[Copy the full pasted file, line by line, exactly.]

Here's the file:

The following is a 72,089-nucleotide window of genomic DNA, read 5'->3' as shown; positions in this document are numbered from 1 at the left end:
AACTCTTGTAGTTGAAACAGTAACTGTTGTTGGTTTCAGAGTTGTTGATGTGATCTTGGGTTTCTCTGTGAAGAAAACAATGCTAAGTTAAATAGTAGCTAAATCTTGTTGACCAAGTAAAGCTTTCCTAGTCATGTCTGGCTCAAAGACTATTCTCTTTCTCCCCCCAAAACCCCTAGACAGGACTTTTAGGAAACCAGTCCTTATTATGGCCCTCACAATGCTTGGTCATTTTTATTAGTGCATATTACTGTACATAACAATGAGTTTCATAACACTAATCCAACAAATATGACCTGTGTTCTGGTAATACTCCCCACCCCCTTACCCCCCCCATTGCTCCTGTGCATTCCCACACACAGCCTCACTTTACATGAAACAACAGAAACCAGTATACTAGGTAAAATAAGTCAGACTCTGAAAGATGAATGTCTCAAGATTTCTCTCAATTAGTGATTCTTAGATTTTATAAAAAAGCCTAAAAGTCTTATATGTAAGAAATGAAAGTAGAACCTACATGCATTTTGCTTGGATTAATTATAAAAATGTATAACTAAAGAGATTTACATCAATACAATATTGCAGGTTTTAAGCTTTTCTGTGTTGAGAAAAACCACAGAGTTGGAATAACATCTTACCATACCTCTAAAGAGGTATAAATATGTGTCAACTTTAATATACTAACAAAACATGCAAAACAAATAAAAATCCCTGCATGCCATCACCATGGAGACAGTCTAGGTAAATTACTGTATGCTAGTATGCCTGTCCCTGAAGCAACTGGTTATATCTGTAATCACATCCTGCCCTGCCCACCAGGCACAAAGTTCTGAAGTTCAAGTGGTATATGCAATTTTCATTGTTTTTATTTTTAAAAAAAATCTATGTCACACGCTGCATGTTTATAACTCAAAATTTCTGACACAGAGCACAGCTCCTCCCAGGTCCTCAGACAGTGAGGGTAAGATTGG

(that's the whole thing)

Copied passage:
The following is a 72,089-nucleotide window of genomic DNA, read 5'->3' as shown; positions in this document are numbered from 1 at the left end:
AACTCTTGTAGTTGAAACAGTAACTGTTGTTGGTTTCAGAGTTGTTGATGTGATCTTGGGTTTCTCTGTGAAGAAAACAATGCTAAGTTAAATAGTAGCTAAATCTTGTTGACCAAGTAAAGCTTTCCTAGTCATGTCTGGCTCAAAGACTATTCTCTTTCTCCCCCCAAAACCCCTAGACAGGACTTTTAGGAAACCAGTCCTTATTATGGCCCTCACAATGCTTGGTCATTTTTATTAGTGCATATTACTGTACATAACAATGAGTTTCATAACACTAATCCAACAAATATGACCTGTGTTCTGGTAATACTCCCCACCCCCTTACCCCCCCCATTGCTCCTGTGCATTCCCACACACAGCCTCACTTTACATGAAACAACAGAAACCAGTATACTAGGTAAAATAAGTCAGACTCTGAAAGATGAATGTCTCAAGATTTCTCTCAATTAGTGATTCTTAGATTTTATAAAAAAGCCTAAAAGTCTTATATGTAAGAAATGAAAGTAGAACCTACATGCATTTTGCTTGGATTAATTATAAAAATGTATAACTAAAGAGATTTACATCAATACAATATTGCAGGTTTTAAGCTTTTCTGTGTTGAGAAAAACCACAGAGTTGGAATAACATCTTACCATACCTCTAAAGAGGTATAAATATGTGTCAACTTTAATATACTAACAAAACATGCAAAACAAATAAAAATCCCTGCATGCCATCACCATGGAGACAGTCTAGGTAAATTACTGTATGCTAGTATGCCTGTCCCTGAAGCAACTGGTTATATCTGTAATCACATCCTGCCCTGCCCACCAGGCACAAAGTTCTGAAGTTCAAGTGGTATATGCAATTTTCATTGTTTTTATTTTTAAAAAAAATCTATGTCACACGCTGCATGTTTATAACTCAAAATTTCTGACACAGAGCACAGCTCCTCCCAGGTCCTCAGACAGTGAGGGTAAGATTGG